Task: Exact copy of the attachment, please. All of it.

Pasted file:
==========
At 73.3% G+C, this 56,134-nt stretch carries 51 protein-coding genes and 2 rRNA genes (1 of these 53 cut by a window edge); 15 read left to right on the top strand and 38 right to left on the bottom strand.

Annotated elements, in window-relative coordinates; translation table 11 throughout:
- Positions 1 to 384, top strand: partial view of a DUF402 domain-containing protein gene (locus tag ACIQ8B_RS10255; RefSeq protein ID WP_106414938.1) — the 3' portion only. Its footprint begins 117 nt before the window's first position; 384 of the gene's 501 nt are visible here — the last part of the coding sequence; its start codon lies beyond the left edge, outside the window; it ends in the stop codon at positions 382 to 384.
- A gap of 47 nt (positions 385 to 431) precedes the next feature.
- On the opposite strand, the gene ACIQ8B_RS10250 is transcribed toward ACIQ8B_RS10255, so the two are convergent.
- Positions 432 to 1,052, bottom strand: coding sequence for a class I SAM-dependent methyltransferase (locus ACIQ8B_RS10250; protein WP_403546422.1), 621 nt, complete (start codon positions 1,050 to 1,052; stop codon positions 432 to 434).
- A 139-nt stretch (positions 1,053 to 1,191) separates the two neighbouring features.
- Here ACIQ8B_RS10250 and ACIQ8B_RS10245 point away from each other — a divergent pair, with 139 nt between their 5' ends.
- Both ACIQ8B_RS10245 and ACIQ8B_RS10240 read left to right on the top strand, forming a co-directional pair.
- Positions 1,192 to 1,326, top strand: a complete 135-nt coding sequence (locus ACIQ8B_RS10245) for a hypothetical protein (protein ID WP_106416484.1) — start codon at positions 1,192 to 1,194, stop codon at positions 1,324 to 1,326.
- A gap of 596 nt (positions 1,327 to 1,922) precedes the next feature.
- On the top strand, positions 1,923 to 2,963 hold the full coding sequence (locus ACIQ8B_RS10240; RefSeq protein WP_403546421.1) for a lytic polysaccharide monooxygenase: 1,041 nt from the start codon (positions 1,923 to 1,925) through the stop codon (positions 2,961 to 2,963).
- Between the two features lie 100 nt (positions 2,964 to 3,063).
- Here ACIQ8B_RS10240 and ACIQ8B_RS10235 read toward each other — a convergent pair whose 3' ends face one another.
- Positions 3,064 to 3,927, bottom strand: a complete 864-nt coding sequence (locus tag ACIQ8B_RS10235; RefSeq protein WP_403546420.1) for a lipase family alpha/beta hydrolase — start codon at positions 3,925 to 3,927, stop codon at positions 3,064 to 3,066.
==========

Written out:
At 73.3% G+C, this 56,134-nt stretch carries 51 protein-coding genes and 2 rRNA genes (1 of these 53 cut by a window edge); 15 read left to right on the top strand and 38 right to left on the bottom strand.

Annotated elements, in window-relative coordinates; translation table 11 throughout:
- Positions 1 to 384, top strand: partial view of a DUF402 domain-containing protein gene (locus tag ACIQ8B_RS10255; RefSeq protein ID WP_106414938.1) — the 3' portion only. Its footprint begins 117 nt before the window's first position; 384 of the gene's 501 nt are visible here — the last part of the coding sequence; its start codon lies beyond the left edge, outside the window; it ends in the stop codon at positions 382 to 384.
- A gap of 47 nt (positions 385 to 431) precedes the next feature.
- On the opposite strand, the gene ACIQ8B_RS10250 is transcribed toward ACIQ8B_RS10255, so the two are convergent.
- Positions 432 to 1,052, bottom strand: coding sequence for a class I SAM-dependent methyltransferase (locus ACIQ8B_RS10250; protein WP_403546422.1), 621 nt, complete (start codon positions 1,050 to 1,052; stop codon positions 432 to 434).
- A 139-nt stretch (positions 1,053 to 1,191) separates the two neighbouring features.
- Here ACIQ8B_RS10250 and ACIQ8B_RS10245 point away from each other — a divergent pair, with 139 nt between their 5' ends.
- Both ACIQ8B_RS10245 and ACIQ8B_RS10240 read left to right on the top strand, forming a co-directional pair.
- Positions 1,192 to 1,326, top strand: a complete 135-nt coding sequence (locus ACIQ8B_RS10245) for a hypothetical protein (protein ID WP_106416484.1) — start codon at positions 1,192 to 1,194, stop codon at positions 1,324 to 1,326.
- A gap of 596 nt (positions 1,327 to 1,922) precedes the next feature.
- On the top strand, positions 1,923 to 2,963 hold the full coding sequence (locus ACIQ8B_RS10240; RefSeq protein WP_403546421.1) for a lytic polysaccharide monooxygenase: 1,041 nt from the start codon (positions 1,923 to 1,925) through the stop codon (positions 2,961 to 2,963).
- Between the two features lie 100 nt (positions 2,964 to 3,063).
- Here ACIQ8B_RS10240 and ACIQ8B_RS10235 read toward each other — a convergent pair whose 3' ends face one another.
- Positions 3,064 to 3,927, bottom strand: a complete 864-nt coding sequence (locus tag ACIQ8B_RS10235; RefSeq protein WP_403546420.1) for a lipase family alpha/beta hydrolase — start codon at positions 3,925 to 3,927, stop codon at positions 3,064 to 3,066.